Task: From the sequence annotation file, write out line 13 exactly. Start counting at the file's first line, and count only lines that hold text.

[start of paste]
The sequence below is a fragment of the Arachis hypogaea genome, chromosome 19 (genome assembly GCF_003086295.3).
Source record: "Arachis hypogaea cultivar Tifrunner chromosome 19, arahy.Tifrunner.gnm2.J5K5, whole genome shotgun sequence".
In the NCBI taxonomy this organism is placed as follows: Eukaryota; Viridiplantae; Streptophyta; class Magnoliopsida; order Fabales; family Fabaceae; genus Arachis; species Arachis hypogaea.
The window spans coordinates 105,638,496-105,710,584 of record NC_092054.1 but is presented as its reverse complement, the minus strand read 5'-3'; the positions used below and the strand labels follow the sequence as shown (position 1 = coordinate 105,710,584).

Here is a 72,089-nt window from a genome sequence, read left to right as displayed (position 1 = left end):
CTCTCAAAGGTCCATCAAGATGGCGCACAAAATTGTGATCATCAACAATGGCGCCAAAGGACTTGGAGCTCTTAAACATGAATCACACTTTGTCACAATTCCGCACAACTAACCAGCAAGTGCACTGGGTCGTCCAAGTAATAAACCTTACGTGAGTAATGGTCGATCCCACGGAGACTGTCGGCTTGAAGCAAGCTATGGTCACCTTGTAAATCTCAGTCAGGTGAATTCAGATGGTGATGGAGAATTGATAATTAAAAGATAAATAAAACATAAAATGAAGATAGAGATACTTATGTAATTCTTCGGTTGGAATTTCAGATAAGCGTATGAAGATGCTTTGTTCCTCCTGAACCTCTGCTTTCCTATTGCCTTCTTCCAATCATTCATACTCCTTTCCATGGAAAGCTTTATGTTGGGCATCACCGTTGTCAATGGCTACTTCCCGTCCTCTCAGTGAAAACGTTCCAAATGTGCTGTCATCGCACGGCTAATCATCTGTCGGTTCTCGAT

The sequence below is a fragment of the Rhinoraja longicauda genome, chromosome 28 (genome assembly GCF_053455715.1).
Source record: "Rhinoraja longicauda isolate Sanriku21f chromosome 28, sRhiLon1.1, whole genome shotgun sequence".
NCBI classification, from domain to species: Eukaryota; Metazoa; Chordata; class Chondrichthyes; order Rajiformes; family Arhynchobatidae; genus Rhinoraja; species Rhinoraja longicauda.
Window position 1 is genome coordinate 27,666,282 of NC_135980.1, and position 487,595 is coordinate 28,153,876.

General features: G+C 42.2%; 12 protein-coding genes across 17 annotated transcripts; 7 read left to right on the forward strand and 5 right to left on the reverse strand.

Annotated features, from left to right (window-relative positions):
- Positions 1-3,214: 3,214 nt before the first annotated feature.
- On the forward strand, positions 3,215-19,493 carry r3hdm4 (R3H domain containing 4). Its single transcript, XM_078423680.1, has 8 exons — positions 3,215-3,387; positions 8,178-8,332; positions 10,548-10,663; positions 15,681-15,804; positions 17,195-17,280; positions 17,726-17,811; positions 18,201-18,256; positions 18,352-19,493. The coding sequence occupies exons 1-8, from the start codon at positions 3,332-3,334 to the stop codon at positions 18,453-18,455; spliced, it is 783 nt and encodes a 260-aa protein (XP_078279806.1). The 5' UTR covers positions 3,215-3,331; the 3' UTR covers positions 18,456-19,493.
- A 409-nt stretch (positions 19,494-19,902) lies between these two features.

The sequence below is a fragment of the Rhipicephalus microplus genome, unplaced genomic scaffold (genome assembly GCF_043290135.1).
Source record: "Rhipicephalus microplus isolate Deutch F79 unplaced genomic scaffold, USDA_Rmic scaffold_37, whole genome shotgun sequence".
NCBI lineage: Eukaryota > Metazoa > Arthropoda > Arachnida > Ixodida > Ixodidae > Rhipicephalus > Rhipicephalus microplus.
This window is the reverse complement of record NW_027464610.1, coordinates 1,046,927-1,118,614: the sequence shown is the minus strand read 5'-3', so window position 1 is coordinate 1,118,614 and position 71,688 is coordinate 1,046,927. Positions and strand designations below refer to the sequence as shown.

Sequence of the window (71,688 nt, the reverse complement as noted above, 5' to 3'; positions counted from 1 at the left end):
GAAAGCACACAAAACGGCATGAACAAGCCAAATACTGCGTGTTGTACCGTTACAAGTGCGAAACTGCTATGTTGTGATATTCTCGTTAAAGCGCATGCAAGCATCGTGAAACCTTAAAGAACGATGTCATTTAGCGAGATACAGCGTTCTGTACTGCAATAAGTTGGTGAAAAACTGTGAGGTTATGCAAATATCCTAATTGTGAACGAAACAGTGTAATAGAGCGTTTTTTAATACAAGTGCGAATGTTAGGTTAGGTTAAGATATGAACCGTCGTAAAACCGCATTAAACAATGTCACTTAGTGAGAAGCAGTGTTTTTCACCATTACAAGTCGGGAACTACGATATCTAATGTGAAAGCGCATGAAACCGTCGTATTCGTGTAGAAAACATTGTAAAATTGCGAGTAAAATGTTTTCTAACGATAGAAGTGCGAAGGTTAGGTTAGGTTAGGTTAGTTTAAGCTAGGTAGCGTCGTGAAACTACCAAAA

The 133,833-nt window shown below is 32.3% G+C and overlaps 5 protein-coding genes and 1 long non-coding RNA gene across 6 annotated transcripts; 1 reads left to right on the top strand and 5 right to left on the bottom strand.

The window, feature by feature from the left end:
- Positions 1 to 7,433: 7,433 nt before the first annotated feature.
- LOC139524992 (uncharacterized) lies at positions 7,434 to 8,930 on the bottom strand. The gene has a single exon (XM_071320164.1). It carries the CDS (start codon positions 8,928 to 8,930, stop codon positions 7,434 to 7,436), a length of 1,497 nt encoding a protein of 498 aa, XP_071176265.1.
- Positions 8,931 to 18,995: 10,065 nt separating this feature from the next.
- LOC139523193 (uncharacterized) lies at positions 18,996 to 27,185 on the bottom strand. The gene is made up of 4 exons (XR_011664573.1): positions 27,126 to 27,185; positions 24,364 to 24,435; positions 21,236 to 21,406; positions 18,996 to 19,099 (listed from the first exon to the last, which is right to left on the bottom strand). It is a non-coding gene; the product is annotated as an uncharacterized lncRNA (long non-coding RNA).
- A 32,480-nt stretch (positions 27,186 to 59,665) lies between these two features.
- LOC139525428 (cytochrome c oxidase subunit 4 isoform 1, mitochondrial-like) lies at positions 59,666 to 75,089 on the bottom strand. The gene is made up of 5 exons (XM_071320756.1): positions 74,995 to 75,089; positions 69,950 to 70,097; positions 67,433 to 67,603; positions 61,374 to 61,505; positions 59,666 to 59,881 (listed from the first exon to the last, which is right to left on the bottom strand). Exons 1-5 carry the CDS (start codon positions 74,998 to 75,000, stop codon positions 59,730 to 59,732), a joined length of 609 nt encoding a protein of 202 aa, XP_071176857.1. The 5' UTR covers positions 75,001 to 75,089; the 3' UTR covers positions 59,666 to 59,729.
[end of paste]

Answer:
- Positions 1-3,214: 3,214 nt before the first annotated feature.